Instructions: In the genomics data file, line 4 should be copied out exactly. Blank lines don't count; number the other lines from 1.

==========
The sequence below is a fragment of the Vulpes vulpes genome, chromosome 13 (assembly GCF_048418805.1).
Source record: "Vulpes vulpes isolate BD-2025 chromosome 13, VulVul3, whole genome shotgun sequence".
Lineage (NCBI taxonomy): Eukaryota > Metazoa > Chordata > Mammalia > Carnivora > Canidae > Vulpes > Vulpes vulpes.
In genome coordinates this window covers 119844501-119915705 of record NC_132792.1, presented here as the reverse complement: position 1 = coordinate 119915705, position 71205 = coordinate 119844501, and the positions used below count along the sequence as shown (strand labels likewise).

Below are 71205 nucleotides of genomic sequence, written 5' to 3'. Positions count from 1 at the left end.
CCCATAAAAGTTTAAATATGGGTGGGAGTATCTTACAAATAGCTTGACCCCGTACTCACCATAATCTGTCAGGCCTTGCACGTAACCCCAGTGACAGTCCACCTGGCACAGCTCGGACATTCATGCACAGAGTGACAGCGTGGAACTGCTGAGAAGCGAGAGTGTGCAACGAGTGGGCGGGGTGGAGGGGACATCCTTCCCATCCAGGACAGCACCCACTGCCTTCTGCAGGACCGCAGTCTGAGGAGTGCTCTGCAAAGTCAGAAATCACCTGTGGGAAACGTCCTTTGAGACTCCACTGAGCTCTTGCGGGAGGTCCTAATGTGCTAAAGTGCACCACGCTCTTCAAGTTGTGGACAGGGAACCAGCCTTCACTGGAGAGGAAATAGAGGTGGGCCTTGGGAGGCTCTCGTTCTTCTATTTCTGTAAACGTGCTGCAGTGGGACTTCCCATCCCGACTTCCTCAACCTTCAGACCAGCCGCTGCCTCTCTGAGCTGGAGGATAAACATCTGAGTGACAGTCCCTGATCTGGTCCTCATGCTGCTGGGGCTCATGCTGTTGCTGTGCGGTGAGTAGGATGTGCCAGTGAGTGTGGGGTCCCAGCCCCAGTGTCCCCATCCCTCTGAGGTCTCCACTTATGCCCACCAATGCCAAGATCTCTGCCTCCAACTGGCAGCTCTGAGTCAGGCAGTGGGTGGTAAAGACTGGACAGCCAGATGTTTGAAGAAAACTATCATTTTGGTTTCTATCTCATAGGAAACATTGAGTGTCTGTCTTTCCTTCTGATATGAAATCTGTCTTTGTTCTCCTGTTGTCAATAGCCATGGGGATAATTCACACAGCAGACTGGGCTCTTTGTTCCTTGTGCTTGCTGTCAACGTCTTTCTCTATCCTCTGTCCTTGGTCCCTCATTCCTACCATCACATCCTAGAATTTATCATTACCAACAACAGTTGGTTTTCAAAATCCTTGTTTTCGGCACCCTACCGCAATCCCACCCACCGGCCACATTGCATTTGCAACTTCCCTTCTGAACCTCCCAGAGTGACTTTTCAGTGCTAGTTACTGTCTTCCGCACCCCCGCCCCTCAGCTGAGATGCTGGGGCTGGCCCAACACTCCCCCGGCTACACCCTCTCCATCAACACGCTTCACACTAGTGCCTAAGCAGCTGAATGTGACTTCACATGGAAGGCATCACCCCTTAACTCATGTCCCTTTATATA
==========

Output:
In genome coordinates this window covers 119844501-119915705 of record NC_132792.1, presented here as the reverse complement: position 1 = coordinate 119915705, position 71205 = coordinate 119844501, and the positions used below count along the sequence as shown (strand labels likewise).